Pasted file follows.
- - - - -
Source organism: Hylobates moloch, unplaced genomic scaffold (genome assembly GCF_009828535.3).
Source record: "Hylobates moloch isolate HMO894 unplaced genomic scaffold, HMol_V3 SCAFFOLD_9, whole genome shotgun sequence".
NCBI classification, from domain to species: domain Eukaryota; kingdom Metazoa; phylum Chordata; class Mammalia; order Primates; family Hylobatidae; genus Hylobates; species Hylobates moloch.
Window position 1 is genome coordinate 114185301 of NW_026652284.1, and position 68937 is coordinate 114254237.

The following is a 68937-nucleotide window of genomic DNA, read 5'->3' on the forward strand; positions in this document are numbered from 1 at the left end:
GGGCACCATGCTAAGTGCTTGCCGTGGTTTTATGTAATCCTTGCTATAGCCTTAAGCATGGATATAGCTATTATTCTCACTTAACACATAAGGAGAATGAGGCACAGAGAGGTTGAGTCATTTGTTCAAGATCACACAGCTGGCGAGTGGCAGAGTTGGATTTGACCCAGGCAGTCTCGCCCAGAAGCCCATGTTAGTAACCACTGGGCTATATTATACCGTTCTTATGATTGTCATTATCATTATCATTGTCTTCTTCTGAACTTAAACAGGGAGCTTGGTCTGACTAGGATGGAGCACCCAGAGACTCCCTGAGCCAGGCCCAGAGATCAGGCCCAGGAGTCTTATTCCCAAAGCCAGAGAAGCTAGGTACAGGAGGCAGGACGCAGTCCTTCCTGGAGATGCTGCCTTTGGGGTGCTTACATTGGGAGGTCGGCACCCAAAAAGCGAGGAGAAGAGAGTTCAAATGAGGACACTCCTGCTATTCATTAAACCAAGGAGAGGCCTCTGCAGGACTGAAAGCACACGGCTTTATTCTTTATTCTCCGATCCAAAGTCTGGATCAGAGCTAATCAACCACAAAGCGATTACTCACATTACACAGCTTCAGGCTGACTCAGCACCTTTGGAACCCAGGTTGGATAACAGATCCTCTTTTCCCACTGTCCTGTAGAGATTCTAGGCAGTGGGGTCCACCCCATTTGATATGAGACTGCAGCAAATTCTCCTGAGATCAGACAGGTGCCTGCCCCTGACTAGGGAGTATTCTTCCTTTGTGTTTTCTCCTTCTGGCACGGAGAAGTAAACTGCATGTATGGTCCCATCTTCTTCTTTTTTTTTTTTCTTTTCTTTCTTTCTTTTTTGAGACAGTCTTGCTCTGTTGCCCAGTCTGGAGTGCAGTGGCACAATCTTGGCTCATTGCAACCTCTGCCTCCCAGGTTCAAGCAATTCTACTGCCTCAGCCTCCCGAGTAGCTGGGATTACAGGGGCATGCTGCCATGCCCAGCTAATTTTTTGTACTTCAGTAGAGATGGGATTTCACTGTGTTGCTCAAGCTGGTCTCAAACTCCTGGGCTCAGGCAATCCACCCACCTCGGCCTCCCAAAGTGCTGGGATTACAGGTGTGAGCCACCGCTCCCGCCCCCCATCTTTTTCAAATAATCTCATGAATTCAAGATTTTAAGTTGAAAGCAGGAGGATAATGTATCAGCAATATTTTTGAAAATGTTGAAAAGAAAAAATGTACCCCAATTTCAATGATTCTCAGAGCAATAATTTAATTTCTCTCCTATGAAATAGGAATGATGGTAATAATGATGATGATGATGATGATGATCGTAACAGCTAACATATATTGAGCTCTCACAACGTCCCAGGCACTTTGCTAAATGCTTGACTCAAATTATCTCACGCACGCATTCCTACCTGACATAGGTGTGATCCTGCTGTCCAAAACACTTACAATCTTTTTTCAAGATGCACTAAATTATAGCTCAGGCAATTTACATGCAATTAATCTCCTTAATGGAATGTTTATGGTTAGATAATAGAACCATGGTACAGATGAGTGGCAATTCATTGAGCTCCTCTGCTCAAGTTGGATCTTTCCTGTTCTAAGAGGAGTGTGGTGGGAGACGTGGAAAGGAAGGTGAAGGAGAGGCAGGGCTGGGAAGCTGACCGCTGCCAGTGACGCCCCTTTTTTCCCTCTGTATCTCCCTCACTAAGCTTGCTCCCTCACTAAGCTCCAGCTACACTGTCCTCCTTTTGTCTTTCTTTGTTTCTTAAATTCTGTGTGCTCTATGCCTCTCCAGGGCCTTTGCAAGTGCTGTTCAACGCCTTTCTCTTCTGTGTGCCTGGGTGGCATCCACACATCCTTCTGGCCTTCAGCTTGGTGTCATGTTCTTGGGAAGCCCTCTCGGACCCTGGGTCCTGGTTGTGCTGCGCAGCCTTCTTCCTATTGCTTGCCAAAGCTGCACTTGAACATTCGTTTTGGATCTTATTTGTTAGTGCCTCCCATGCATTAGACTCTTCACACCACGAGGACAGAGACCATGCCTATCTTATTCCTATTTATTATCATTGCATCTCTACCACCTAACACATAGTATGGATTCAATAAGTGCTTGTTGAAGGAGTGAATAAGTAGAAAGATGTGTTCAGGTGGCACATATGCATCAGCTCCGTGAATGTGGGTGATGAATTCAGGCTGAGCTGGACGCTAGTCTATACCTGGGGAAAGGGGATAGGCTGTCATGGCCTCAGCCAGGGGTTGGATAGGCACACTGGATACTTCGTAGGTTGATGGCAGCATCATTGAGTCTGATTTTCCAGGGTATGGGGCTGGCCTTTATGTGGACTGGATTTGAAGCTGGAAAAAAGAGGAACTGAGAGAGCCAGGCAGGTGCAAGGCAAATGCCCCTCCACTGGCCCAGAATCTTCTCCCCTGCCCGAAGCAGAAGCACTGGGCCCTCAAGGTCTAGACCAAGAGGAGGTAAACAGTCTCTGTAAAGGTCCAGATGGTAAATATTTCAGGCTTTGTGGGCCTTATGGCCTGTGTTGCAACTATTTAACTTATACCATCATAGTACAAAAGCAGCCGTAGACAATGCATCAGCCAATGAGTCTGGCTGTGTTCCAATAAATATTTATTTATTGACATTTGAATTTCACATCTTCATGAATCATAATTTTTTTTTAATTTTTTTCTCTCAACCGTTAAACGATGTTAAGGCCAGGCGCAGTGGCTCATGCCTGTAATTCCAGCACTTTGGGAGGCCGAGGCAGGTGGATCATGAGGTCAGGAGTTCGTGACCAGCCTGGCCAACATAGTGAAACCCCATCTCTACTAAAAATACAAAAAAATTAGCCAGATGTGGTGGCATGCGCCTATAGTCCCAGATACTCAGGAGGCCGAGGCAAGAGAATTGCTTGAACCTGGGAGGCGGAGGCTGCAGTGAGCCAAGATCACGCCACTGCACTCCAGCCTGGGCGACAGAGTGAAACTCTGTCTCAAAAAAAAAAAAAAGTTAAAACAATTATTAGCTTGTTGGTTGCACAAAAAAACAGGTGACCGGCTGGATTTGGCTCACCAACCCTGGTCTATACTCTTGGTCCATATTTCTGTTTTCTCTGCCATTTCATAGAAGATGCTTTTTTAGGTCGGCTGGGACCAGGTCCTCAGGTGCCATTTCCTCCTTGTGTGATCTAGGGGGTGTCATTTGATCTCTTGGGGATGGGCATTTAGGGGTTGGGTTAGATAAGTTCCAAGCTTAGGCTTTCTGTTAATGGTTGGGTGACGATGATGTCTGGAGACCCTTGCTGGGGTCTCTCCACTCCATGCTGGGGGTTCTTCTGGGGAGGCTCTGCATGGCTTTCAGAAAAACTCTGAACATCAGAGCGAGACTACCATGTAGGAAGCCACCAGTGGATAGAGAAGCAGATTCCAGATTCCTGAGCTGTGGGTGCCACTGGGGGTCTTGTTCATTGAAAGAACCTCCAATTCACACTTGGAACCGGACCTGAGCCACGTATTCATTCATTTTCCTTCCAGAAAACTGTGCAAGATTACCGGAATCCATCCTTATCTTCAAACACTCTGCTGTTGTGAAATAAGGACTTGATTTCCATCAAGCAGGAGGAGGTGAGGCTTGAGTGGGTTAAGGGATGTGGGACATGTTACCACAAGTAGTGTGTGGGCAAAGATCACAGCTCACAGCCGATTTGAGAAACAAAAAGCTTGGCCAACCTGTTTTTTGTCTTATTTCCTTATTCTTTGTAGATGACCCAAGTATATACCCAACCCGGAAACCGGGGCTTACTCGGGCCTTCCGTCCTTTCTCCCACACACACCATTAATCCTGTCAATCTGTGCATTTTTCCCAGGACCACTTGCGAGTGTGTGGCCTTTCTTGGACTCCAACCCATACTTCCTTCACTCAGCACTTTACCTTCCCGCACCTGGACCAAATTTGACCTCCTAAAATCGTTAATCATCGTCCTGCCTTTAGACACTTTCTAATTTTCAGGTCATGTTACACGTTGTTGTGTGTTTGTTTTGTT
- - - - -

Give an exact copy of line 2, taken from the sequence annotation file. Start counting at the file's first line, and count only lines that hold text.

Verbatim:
Source record: "Hylobates moloch isolate HMO894 unplaced genomic scaffold, HMol_V3 SCAFFOLD_9, whole genome shotgun sequence".